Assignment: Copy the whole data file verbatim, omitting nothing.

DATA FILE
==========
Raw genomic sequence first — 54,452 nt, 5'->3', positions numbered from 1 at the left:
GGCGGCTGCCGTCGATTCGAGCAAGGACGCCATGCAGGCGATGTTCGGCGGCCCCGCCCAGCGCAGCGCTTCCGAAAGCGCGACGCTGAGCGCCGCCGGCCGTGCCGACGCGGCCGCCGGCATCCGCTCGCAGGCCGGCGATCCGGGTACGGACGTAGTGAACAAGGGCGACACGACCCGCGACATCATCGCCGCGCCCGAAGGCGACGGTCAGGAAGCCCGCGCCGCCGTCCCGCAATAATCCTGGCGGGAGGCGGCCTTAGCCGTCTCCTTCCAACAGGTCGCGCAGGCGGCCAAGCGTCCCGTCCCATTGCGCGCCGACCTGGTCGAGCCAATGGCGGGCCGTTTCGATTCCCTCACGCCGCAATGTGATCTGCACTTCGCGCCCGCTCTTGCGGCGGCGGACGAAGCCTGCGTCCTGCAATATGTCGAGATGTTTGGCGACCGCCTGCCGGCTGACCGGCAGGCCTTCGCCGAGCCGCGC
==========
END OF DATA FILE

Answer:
Raw genomic sequence first — 54,452 nt, 5'->3', positions numbered from 1 at the left:
GGCGGCTGCCGTCGATTCGAGCAAGGACGCCATGCAGGCGATGTTCGGCGGCCCCGCCCAGCGCAGCGCTTCCGAAAGCGCGACGCTGAGCGCCGCCGGCCGTGCCGACGCGGCCGCCGGCATCCGCTCGCAGGCCGGCGATCCGGGTACGGACGTAGTGAACAAGGGCGACACGACCCGCGACATCATCGCCGCGCCCGAAGGCGACGGTCAGGAAGCCCGCGCCGCCGTCCCGCAATAATCCTGGCGGGAGGCGGCCTTAGCCGTCTCCTTCCAACAGGTCGCGCAGGCGGCCAAGCGTCCCGTCCCATTGCGCGCCGACCTGGTCGAGCCAATGGCGGGCCGTTTCGATTCCCTCACGCCGCAATGTGATCTGCACTTCGCGCCCGCTCTTGCGGCGGCGGACGAAGCCTGCGTCCTGCAATATGTCGAGATGTTTGGCGACCGCCTGCCGGCTGACCGGCAGGCCTTCGCCGAGCCGCGC